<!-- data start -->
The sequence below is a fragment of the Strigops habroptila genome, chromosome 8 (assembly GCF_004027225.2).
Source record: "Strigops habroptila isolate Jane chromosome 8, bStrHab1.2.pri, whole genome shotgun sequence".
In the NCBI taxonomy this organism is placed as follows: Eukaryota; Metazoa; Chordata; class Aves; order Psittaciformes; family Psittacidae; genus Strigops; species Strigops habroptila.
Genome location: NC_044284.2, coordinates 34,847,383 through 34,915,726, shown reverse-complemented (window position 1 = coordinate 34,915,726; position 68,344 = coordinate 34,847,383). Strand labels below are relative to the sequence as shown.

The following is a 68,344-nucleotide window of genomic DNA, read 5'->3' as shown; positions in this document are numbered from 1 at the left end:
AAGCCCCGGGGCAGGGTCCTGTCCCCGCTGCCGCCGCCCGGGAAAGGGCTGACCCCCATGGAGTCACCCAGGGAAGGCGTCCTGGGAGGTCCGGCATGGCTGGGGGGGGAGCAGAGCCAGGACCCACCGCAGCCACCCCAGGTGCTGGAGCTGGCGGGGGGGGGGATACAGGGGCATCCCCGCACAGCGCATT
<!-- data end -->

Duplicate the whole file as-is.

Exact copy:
The sequence below is a fragment of the Strigops habroptila genome, chromosome 8 (assembly GCF_004027225.2).
Source record: "Strigops habroptila isolate Jane chromosome 8, bStrHab1.2.pri, whole genome shotgun sequence".
In the NCBI taxonomy this organism is placed as follows: Eukaryota; Metazoa; Chordata; class Aves; order Psittaciformes; family Psittacidae; genus Strigops; species Strigops habroptila.
Genome location: NC_044284.2, coordinates 34,847,383 through 34,915,726, shown reverse-complemented (window position 1 = coordinate 34,915,726; position 68,344 = coordinate 34,847,383). Strand labels below are relative to the sequence as shown.

The following is a 68,344-nucleotide window of genomic DNA, read 5'->3' as shown; positions in this document are numbered from 1 at the left end:
AAGCCCCGGGGCAGGGTCCTGTCCCCGCTGCCGCCGCCCGGGAAAGGGCTGACCCCCATGGAGTCACCCAGGGAAGGCGTCCTGGGAGGTCCGGCATGGCTGGGGGGGGAGCAGAGCCAGGACCCACCGCAGCCACCCCAGGTGCTGGAGCTGGCGGGGGGGGGGATACAGGGGCATCCCCGCACAGCGCATT